Seeding Our Future

Many years ago my husband decided that he wanted to live on a farm. So we began the search that led us to 23 acres of undeveloped land in Medfield, Massachusetts. We built a house, then a barn, prepared growing beds, planted fruit trees and named our new home Harmony Farm.

As neither of us had been raised on a farm, we needed to learn the ropes. We went on farm tours and stumbled into a very small, local, organic farming group. Although that group disintegrated, as sometimes happens, it was later resurrected as a new chapter of NOFA, now known as the Northeast Organic Farming Association.

In exploring how to farm, we learned the difference between commercial and sustainable agriculture. Commercial agriculture values mechanization. It focuses on the attractiveness of the product, and employs practices such as mono-cropping that mimic mass production. Routine pesticide applications get rid of bugs and plenty of herbicides ensure that only the desired plant grows in a straight row so that a machine can harvest it. These assembly line practices intentionally interfere with Nature and damage ecology.

Sustainable farmers and gardeners partner with Mother Nature to co-create food. Whatever its official name, sustainable agriculture models its practices on the way Nature grows food and focuses on promoting the health of the soil. These practices include applying compost to the soil and inter-planting crops to assist Nature's complex and delicate balancing process.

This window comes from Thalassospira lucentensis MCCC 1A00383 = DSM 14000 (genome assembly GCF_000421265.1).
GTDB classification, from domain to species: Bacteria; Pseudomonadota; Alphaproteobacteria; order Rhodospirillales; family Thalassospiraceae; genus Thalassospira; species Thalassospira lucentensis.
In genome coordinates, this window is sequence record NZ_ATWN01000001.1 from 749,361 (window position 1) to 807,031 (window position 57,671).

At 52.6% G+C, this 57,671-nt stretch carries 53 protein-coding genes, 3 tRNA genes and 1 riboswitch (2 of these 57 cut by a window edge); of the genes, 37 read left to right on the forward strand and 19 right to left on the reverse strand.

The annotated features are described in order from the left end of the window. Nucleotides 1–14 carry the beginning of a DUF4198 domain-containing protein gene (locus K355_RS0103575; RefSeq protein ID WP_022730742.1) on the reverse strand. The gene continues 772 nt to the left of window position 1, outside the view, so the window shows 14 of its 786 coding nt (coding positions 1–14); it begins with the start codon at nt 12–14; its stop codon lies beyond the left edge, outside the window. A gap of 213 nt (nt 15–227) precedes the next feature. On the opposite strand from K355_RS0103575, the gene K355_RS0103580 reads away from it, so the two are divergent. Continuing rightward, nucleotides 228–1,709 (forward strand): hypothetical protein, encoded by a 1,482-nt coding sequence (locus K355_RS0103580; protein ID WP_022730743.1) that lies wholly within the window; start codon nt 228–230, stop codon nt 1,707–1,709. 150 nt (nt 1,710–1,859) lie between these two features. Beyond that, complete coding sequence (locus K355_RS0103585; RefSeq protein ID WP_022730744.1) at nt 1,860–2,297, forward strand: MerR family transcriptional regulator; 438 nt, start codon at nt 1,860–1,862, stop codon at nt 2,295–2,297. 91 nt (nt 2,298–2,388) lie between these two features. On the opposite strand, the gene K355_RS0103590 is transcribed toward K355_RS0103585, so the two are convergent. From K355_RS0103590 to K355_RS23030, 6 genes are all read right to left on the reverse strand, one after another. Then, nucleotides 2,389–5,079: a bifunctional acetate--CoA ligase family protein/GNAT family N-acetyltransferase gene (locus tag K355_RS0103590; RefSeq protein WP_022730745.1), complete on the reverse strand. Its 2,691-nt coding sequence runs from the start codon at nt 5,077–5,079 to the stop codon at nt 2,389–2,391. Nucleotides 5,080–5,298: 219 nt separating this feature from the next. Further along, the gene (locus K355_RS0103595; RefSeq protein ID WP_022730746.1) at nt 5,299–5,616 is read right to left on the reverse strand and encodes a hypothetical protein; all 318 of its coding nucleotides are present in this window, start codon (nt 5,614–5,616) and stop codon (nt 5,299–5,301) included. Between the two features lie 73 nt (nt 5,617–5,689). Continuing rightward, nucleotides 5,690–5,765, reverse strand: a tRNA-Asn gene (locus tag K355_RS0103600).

Healthy soil grows healthy plants that are less prone to bugs. Healthy plants grow healthy people — less prone to bugs.

While I've necessarily simplified these differences in food production, sustainable agriculture supports the health of our planet and those who live here, providing optimum nourishment for our bodies.

The Nature of Change

When we started farming thirty years ago, very few people cared about sustainable agriculture or thought about how their food was grown. It was impossible to find organically grown produce, whole grains, and minimally processed food anywhere other than small health food stores. In order to buy health promoting food for my family, I needed to travel from Medfield to Brookline.

Much has happened during these interim years. Gradually, more people began to understand the importance of organically grown. And as people's awareness shifted, so did their shopping habits. I wasn't the only one requesting that my local supermarket offer healthier food. And as this happened, the demand for organic increased. Change happened!

Change is a process; swings in one direction generate reactions throughout the system. As the demand for organic increased, big business agriculture wanted a piece of the pie. They saw a market opportunity when our government decided to legislate the term "organic," and lobbied to dilute the requirements for the organic label.

When the first federal organic standards became public knowledge, many of the practices they approved were downright unhealthy — for the soil, for our planet, for ourselves. NOFA and other grassroots organizations raised their voices demanding that these regulations be revised. And they were! Not as much as we would have liked, but, again, change happened.

Despite these important changes, much has remained the same. Big business continues to control how most of our food is produced. Their growing practices deplete the soil and contaminate our planet.